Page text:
Last week, we returned to Richmond for the annual Reconvened or Veto Session where we considered about 20 vetoes and 60 Governor's amendments to various bills.
First, Governor McAuliffe signed the state budget we passed so there were no budget amendments to consider for the first time in my six sessions. However, that did not speed things up.
Governor McAuliffe vetoed several bills relating to firearm violence prevention. These included bills that would enhance Virginians ability to purchase machine guns and carry loaded shotguns in vehicles. I voted to sustain these vetoes and they were ultimately sustained by the Senate.
Governor McAuliffe also vetoed legislation to require Virginians to provide a copy of a photo identification when submitting an absentee ballot application. I fought this bill on the floor and it was amended due to some of the issues I raised — e.g. unfairness to veterans deployed in combat — but it still unduly burdened people without access to copy machines. His veto was sustained on that legislation as well.
The Governor also vetoed the "Tim Tebow" bill — or legislation that would allow homeschooled children to participate in public school sports upon approval of a policy by the Virginia High School League. I voted to sustain the Governor's veto. I do not see public school education as an a la carte service. I could easily see this policy spreading to band, art, or science competitions. Plus, homeschooled children do not live by the same grading or conduct policies as public school students and such a policy could not be fairly implemented. The Governor's veto was sustained.
We also had a lengthy debate about government surveillance. We passed legislation to limit the government's ability to passively gather personal information on Virginians outside of active criminal investigations or without search warrants.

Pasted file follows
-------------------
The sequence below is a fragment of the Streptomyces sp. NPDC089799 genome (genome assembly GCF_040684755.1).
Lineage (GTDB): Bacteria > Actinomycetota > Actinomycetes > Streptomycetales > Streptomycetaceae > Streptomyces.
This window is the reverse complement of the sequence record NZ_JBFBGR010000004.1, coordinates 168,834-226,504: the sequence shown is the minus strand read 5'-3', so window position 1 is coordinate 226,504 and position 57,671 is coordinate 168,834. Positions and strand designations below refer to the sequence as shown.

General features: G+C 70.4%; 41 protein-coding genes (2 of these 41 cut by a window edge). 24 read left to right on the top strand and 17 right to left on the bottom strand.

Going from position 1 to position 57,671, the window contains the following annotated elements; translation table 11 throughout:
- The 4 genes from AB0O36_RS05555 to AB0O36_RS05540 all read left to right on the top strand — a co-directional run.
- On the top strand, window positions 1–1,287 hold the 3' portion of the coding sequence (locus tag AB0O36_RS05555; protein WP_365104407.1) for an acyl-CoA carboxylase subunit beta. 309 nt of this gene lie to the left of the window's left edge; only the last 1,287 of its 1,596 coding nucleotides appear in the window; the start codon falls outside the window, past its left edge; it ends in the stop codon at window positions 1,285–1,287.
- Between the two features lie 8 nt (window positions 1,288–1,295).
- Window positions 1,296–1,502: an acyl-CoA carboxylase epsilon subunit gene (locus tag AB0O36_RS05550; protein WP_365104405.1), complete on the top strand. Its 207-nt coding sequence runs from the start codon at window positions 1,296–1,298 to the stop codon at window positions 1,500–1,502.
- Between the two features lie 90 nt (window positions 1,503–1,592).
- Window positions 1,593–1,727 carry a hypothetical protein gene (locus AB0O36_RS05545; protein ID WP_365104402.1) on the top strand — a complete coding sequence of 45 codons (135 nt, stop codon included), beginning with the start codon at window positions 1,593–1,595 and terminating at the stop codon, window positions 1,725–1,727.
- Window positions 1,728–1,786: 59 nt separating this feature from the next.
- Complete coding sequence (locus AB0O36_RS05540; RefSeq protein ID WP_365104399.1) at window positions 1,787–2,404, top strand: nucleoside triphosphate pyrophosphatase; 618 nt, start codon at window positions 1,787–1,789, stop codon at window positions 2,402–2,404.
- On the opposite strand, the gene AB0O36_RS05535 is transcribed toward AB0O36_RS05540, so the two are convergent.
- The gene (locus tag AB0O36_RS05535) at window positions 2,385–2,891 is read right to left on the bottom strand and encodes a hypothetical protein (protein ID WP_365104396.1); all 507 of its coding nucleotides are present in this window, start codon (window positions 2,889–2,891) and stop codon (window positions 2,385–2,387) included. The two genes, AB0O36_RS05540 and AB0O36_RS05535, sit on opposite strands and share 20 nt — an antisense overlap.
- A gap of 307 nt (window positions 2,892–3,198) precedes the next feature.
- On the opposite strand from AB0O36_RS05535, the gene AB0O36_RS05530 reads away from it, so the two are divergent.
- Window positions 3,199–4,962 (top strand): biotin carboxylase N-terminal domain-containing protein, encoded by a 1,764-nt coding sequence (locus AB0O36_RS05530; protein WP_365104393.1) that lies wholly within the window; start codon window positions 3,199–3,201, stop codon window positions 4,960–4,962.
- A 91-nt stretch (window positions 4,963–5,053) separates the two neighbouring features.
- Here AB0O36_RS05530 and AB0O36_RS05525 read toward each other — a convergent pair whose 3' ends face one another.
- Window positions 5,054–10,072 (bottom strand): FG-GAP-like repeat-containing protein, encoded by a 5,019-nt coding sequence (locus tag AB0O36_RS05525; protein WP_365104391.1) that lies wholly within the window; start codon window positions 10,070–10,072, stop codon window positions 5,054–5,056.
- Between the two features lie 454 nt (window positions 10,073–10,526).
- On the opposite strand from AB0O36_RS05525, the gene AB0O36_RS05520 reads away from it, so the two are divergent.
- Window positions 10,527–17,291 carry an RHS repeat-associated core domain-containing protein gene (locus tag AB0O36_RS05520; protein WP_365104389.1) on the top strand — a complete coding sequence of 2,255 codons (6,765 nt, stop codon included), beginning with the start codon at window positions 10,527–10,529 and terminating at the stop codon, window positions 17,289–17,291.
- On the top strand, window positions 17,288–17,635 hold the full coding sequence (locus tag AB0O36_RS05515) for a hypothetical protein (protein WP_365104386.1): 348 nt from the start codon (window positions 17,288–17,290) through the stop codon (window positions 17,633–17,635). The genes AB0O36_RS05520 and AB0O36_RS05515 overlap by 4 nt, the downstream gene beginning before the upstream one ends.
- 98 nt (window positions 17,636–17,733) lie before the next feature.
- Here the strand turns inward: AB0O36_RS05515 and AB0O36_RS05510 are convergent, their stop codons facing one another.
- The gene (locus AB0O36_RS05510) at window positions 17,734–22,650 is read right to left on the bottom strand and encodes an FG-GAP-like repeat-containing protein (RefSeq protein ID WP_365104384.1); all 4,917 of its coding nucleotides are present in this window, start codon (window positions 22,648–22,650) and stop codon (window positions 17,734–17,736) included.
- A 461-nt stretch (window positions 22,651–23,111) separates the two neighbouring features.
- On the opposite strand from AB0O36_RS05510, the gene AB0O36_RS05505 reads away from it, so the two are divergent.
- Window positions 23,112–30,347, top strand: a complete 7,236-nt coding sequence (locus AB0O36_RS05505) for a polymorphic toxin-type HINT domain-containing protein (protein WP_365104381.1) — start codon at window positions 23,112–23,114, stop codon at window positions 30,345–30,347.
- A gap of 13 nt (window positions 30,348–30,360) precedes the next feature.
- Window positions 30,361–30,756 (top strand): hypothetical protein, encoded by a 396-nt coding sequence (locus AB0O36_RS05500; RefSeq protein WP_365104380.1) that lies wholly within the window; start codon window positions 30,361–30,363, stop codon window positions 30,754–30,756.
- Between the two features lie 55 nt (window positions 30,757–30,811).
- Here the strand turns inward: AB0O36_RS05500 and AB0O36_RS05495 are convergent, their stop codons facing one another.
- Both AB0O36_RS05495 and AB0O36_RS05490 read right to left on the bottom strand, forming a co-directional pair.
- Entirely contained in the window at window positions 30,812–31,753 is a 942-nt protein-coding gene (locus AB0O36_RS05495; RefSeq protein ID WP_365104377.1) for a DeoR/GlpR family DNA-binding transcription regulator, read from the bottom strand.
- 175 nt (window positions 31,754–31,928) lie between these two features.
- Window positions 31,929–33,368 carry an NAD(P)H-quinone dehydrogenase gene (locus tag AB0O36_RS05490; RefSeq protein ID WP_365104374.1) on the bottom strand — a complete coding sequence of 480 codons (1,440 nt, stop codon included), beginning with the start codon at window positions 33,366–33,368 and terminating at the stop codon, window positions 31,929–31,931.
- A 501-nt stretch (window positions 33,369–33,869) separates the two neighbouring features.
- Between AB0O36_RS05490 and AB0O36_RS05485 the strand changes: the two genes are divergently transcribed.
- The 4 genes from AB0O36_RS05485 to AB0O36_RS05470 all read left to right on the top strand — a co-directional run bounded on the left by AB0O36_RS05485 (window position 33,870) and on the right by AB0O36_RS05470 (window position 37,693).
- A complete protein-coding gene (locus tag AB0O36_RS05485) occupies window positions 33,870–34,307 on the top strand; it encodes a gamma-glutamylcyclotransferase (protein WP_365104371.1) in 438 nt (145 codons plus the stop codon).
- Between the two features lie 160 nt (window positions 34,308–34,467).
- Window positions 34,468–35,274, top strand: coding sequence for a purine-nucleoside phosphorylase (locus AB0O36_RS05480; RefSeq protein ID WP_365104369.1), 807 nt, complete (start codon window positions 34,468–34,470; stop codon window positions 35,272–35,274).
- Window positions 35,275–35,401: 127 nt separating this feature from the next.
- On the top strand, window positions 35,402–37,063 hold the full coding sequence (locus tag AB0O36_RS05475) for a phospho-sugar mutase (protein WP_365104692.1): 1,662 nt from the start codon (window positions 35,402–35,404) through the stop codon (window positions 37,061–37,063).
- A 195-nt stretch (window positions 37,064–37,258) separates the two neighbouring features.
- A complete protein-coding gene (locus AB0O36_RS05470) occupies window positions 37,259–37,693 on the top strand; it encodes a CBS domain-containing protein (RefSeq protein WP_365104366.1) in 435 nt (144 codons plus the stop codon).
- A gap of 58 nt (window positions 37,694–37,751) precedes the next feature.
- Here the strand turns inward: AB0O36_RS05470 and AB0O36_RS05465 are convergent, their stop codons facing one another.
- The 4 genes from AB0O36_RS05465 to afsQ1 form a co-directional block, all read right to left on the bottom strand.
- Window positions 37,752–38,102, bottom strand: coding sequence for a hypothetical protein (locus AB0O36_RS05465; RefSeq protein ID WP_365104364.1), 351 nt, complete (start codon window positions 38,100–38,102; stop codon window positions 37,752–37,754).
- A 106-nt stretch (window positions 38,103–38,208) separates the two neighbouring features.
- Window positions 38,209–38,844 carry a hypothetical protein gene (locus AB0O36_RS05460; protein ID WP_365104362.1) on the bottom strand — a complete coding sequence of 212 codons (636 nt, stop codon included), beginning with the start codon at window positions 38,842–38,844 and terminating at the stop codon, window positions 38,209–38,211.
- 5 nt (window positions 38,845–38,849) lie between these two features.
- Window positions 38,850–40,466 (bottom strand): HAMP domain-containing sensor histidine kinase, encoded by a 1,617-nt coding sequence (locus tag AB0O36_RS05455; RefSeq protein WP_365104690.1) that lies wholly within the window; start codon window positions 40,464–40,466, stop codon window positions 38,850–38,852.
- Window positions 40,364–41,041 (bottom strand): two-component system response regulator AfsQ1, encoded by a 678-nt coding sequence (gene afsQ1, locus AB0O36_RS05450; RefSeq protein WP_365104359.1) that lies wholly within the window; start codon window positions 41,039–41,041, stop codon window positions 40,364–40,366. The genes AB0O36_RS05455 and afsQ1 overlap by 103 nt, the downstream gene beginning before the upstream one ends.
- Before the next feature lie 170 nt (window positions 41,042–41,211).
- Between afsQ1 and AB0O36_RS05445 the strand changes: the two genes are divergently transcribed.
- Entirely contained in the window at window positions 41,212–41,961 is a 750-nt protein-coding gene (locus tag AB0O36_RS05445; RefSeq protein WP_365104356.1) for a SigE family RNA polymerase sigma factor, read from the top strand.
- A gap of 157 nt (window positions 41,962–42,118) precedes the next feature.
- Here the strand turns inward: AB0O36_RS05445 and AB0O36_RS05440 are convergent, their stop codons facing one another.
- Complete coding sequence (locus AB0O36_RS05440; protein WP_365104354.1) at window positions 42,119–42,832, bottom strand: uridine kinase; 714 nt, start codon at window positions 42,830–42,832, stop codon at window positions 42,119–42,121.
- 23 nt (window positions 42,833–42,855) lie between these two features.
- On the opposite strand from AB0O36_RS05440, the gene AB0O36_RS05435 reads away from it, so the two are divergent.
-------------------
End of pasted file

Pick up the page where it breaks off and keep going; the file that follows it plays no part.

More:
The most famous examples of this are license plate readers — devices which capture the dates, times and places license plates are seen. They have been used in Virginia to track people entering and leaving Washington, D.C., but they could also be used to track attendance at political rallies, gun shows, churches, community meetings, or other activities.
There are other examples. The Fairfax County Police purchased a device called a "Stingray." These devices are the size of a suitcase and mimmick cell phone towers. After tricking a cell phone into locking in to the device, law enforcement can determine the cell phone identifier or every person present at a location, in a building, or even in a room. They have been used without warrants in criminal investigations in other jurisdictions.
The Governor proposed to amend this legislation to limit it to only restrict license plate readers and to allow the police to keep data up to 60 days. I did not support either amendment because I felt that they violated Virginian's privacy and that personal information should only be gathered by the government pursuant to warrants issued based upon probable cause after having been reviewed by a judge or magistrate. The Governor's Amendment restricted the legislation to license plate readers passed. The 60-day limitation failed.
Finally, we also debated several Governor's amendments to ethics reform legislation. We previously passed legislation limiting gifts to $100. However, the legislation lifted the aggregate cap on gifts allowing an elected official to accept multiple sub-$100 gifts per year. Governor McAuliffe proposed to create a $100 per year cap, require annual random "inspections" of forms filed, and providing staffing resources for the new Ethics Advisory Commission.
The Governor's $100 annual cap passed — which I supported — after some procedural gymnastics necessary to cure some drafting errors. But most of his other amendments unfortunately failed. We will continue to debate this next year. The reforms passed this year do not go far enough.
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